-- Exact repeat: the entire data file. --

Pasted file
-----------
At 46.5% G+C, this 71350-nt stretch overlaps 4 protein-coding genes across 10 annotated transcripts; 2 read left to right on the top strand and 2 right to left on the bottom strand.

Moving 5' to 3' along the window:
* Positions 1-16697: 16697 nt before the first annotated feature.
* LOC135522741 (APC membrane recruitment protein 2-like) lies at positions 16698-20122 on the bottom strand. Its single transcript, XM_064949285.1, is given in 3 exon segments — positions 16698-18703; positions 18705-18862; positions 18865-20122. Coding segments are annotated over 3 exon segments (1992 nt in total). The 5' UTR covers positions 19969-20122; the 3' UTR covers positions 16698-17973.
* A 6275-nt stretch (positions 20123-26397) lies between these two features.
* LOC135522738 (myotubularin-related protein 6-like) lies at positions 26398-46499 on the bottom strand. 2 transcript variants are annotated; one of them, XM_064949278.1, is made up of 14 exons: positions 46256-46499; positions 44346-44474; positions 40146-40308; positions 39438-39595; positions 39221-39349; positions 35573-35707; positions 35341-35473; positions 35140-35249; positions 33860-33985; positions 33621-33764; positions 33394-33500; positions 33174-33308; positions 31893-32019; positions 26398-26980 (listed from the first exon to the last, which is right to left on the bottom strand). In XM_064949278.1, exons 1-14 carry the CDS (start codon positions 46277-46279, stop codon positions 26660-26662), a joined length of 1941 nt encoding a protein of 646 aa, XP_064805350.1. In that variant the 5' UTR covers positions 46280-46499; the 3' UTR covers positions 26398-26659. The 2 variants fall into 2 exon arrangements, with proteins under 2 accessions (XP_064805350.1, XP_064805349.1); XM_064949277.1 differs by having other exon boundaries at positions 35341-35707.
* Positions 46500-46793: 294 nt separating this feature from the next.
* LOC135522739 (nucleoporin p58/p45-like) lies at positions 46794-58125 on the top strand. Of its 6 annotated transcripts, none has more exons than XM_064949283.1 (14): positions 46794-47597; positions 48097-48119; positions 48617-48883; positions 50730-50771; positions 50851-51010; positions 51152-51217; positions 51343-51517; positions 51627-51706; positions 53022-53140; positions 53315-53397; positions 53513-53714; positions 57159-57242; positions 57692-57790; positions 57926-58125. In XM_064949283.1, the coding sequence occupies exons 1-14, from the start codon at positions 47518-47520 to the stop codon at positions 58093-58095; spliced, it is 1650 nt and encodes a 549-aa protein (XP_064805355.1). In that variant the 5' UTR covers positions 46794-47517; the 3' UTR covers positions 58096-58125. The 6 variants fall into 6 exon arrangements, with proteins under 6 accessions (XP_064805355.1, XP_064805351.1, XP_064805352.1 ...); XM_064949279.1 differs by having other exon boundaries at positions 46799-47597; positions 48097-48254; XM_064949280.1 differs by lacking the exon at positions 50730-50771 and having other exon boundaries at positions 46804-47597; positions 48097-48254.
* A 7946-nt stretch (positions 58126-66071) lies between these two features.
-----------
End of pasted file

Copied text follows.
At 46.5% G+C, this 71350-nt stretch overlaps 4 protein-coding genes across 10 annotated transcripts; 2 read left to right on the top strand and 2 right to left on the bottom strand.

Moving 5' to 3' along the window:
* Positions 1-16697: 16697 nt before the first annotated feature.
* LOC135522741 (APC membrane recruitment protein 2-like) lies at positions 16698-20122 on the bottom strand. Its single transcript, XM_064949285.1, is given in 3 exon segments — positions 16698-18703; positions 18705-18862; positions 18865-20122. Coding segments are annotated over 3 exon segments (1992 nt in total). The 5' UTR covers positions 19969-20122; the 3' UTR covers positions 16698-17973.
* A 6275-nt stretch (positions 20123-26397) lies between these two features.
* LOC135522738 (myotubularin-related protein 6-like) lies at positions 26398-46499 on the bottom strand. 2 transcript variants are annotated; one of them, XM_064949278.1, is made up of 14 exons: positions 46256-46499; positions 44346-44474; positions 40146-40308; positions 39438-39595; positions 39221-39349; positions 35573-35707; positions 35341-35473; positions 35140-35249; positions 33860-33985; positions 33621-33764; positions 33394-33500; positions 33174-33308; positions 31893-32019; positions 26398-26980 (listed from the first exon to the last, which is right to left on the bottom strand). In XM_064949278.1, exons 1-14 carry the CDS (start codon positions 46277-46279, stop codon positions 26660-26662), a joined length of 1941 nt encoding a protein of 646 aa, XP_064805350.1. In that variant the 5' UTR covers positions 46280-46499; the 3' UTR covers positions 26398-26659. The 2 variants fall into 2 exon arrangements, with proteins under 2 accessions (XP_064805350.1, XP_064805349.1); XM_064949277.1 differs by having other exon boundaries at positions 35341-35707.
* Positions 46500-46793: 294 nt separating this feature from the next.
* LOC135522739 (nucleoporin p58/p45-like) lies at positions 46794-58125 on the top strand. Of its 6 annotated transcripts, none has more exons than XM_064949283.1 (14): positions 46794-47597; positions 48097-48119; positions 48617-48883; positions 50730-50771; positions 50851-51010; positions 51152-51217; positions 51343-51517; positions 51627-51706; positions 53022-53140; positions 53315-53397; positions 53513-53714; positions 57159-57242; positions 57692-57790; positions 57926-58125. In XM_064949283.1, the coding sequence occupies exons 1-14, from the start codon at positions 47518-47520 to the stop codon at positions 58093-58095; spliced, it is 1650 nt and encodes a 549-aa protein (XP_064805355.1). In that variant the 5' UTR covers positions 46794-47517; the 3' UTR covers positions 58096-58125. The 6 variants fall into 6 exon arrangements, with proteins under 6 accessions (XP_064805355.1, XP_064805351.1, XP_064805352.1 ...); XM_064949279.1 differs by having other exon boundaries at positions 46799-47597; positions 48097-48254; XM_064949280.1 differs by lacking the exon at positions 50730-50771 and having other exon boundaries at positions 46804-47597; positions 48097-48254.
* A 7946-nt stretch (positions 58126-66071) lies between these two features.